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Thursday, August 7, 2014

What Camping taught me about Preparedness

My earliest childhood memories are of family camping trips. Not just camping, but backpacking – Mom and Dad carrying food, water, the tent, sleeping bags, etc. on their backs. My brother and I shouldering much smaller backpacks with room enough for just a few items. When you are preparing for a trip where you carry everything on your back, you must plan very carefully in order to bring all your necessities, and still be able to carry the backpack.

Photo Courtesy of NPS Photo

This week, as I began to plan and prepare for my family’s non-roughing it camping trip (no items will be hauled on our backs), it made me think about how comparable planning for a camping is to preparing for potential emergencies.

The first thing I always do is make a list of needed supplies. Then I go through the garage and kitchen, gathering items and placing them in the center of the room. I check them off my list one by one as I place them into the plastic tubs that will go in the back of the car. I double check the important items (mosquito repellant, matches, water, tent, air mattress, etc.), knowing that if we don’t have one of those, the family will be miserable.

A few years ago, we forgot to pack the pump for the air mattress. While you don’t need an air mattress to survive while camping, it sure does make the experience nicer. My husband and I were both slightly grumpy most of that trip, due to sore shoulders and backs. My friends forgot their tent cover one year, and it started to rain right before nightfall. They slept, rather uncomfortably, in their truck. When they learned it was most likely going to rain the next night, they drove home. It didn’t rain, and they missed out on the fun and games that day.  

When preparing an emergency supplies kit, most people remember the large stuff – water, food, first aid. But what about a manual can opener? It would be pretty tough to open all those canned items you stocked without one. Or is there something new in your life, such as a puppy or kitten? If so, add supplies for him or her.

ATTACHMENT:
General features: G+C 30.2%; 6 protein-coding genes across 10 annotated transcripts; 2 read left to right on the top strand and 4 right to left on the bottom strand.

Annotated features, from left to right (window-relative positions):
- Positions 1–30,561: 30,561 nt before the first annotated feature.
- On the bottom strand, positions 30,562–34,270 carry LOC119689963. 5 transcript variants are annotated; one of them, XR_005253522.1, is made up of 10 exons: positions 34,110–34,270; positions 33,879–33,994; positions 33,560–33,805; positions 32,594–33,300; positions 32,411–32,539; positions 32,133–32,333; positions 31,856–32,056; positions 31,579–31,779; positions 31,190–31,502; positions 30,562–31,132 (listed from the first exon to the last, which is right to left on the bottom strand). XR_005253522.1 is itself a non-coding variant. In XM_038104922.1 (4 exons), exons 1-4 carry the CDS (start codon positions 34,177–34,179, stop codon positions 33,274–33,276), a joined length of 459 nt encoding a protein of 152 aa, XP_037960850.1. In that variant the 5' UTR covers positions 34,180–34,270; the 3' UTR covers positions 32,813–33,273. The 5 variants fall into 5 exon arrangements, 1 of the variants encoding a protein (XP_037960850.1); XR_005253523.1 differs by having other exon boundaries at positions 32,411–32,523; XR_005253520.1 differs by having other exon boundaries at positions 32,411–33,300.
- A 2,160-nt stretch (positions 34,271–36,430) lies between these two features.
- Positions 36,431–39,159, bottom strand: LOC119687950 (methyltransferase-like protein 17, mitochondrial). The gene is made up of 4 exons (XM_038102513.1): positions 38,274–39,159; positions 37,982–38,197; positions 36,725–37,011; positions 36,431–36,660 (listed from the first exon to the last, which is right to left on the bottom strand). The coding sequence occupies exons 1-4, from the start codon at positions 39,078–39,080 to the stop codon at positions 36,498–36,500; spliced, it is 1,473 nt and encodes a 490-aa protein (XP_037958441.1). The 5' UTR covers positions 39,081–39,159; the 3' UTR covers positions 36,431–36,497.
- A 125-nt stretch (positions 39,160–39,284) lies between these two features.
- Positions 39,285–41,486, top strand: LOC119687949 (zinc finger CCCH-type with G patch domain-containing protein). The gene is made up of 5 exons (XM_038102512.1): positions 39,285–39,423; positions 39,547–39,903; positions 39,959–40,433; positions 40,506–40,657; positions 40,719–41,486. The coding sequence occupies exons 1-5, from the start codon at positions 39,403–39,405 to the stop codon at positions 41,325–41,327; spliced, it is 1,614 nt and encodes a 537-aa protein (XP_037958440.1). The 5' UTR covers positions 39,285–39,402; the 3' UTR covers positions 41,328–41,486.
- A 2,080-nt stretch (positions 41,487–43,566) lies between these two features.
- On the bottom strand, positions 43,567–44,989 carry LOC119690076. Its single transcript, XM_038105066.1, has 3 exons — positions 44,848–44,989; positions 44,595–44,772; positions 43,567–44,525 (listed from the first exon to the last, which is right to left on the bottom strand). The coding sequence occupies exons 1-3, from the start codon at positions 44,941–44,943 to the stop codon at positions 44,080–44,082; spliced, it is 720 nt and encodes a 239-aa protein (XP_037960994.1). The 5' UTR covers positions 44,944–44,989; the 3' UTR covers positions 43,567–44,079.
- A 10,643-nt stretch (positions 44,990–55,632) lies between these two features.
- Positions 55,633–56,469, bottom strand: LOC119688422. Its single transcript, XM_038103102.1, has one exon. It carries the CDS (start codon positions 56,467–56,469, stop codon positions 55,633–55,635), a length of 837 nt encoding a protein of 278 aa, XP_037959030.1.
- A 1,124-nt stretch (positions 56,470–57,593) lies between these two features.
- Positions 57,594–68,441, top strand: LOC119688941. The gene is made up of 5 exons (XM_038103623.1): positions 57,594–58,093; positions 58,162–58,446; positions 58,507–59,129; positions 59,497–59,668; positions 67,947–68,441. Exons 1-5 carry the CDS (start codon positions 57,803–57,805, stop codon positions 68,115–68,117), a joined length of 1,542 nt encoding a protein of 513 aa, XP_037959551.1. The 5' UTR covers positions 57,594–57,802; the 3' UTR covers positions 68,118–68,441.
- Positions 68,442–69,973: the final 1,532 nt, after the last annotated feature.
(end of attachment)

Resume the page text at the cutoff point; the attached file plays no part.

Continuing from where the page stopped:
When we purchase a new item for camping, I always try it out before we leave. Have you ever tried to set up a new tent in the dark? No fun. If you purchase a water purifier or a satellite phone for your emergency supplies kit, make sure you know how they work before you need to use them. When you create an evacuation plan with your family, practice evacuating so everyone is comfortable leaving the house and getting to the meeting place.

I tend to write out plans for the entire trip out when we are going camping. I plan, and write out, the menu ahead of time. It’s no fun when you have a missing main ingredient, like beans, when you are trying to make chili in the middle of nowhere.  Or even worse, no marshmallows when you are about to make s’mores (check out this Emergency Kit Cook-Off recipe for Ultimate S’mores) with your toddler, who has been talking about said s’mores all week. Even though we have a map feature on our phones, I print the maps out. How do I know we will have a cell signal driving the winding canyon roads? I make a list of our planned hikes and share them with a friend. I also let a friend know when we are expecting to return home.

Just like planning for a trip and writing down important information, everyone needs to plan for an emergency and write down their important information – phone numbers, doctor information, family meeting places, evacuation plans, etc. Having all the necessary information in one place eases the panic that can set in when you are trying to find Dr. Smith’s contact information when your cell phone isn’t working.

Doing the work before the camping trip ensures that I will relax and have a great time with my family out in the middle of the woods. I will be in the moment, helping my daughter fish for the first time, and laughing at my dog splashing in the water. I will enjoy those sticky s’mores, instead of worrying about what I forgot and how to fix it.

If you write your family communication plan and create an emergency supplies kit now, you will be one step ahead if a disaster does affect you.

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